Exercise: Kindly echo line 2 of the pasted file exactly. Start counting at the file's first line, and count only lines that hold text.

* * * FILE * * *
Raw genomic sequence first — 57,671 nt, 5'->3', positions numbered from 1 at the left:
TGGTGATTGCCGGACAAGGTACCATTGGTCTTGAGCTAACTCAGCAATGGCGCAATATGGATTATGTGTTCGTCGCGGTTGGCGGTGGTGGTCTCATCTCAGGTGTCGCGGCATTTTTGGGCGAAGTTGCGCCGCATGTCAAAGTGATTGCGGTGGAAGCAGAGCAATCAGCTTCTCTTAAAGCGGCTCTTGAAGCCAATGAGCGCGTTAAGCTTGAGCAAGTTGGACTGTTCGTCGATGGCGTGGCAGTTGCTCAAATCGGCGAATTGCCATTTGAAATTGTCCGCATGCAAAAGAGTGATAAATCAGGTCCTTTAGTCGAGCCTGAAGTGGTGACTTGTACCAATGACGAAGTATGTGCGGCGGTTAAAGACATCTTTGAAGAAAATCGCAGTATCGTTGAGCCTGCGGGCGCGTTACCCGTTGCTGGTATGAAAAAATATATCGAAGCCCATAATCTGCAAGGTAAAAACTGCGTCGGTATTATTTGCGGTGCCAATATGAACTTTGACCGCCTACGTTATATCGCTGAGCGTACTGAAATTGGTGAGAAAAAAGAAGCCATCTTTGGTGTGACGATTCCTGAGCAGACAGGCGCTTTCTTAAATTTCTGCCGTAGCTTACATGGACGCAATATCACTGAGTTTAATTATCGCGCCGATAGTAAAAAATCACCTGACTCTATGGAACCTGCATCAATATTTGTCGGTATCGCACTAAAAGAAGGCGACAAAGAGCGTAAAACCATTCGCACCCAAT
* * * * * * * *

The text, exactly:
TGGTGATTGCCGGACAAGGTACCATTGGTCTTGAGCTAACTCAGCAATGGCGCAATATGGATTATGTGTTCGTCGCGGTTGGCGGTGGTGGTCTCATCTCAGGTGTCGCGGCATTTTTGGGCGAAGTTGCGCCGCATGTCAAAGTGATTGCGGTGGAAGCAGAGCAATCAGCTTCTCTTAAAGCGGCTCTTGAAGCCAATGAGCGCGTTAAGCTTGAGCAAGTTGGACTGTTCGTCGATGGCGTGGCAGTTGCTCAAATCGGCGAATTGCCATTTGAAATTGTCCGCATGCAAAAGAGTGATAAATCAGGTCCTTTAGTCGAGCCTGAAGTGGTGACTTGTACCAATGACGAAGTATGTGCGGCGGTTAAAGACATCTTTGAAGAAAATCGCAGTATCGTTGAGCCTGCGGGCGCGTTACCCGTTGCTGGTATGAAAAAATATATCGAAGCCCATAATCTGCAAGGTAAAAACTGCGTCGGTATTATTTGCGGTGCCAATATGAACTTTGACCGCCTACGTTATATCGCTGAGCGTACTGAAATTGGTGAGAAAAAAGAAGCCATCTTTGGTGTGACGATTCCTGAGCAGACAGGCGCTTTCTTAAATTTCTGCCGTAGCTTACATGGACGCAATATCACTGAGTTTAATTATCGCGCCGATAGTAAAAAATCACCTGACTCTATGGAACCTGCATCAATATTTGTCGGTATCGCACTAAAAGAAGGCGACAAAGAGCGTAAAACCATTCGCACCCAAT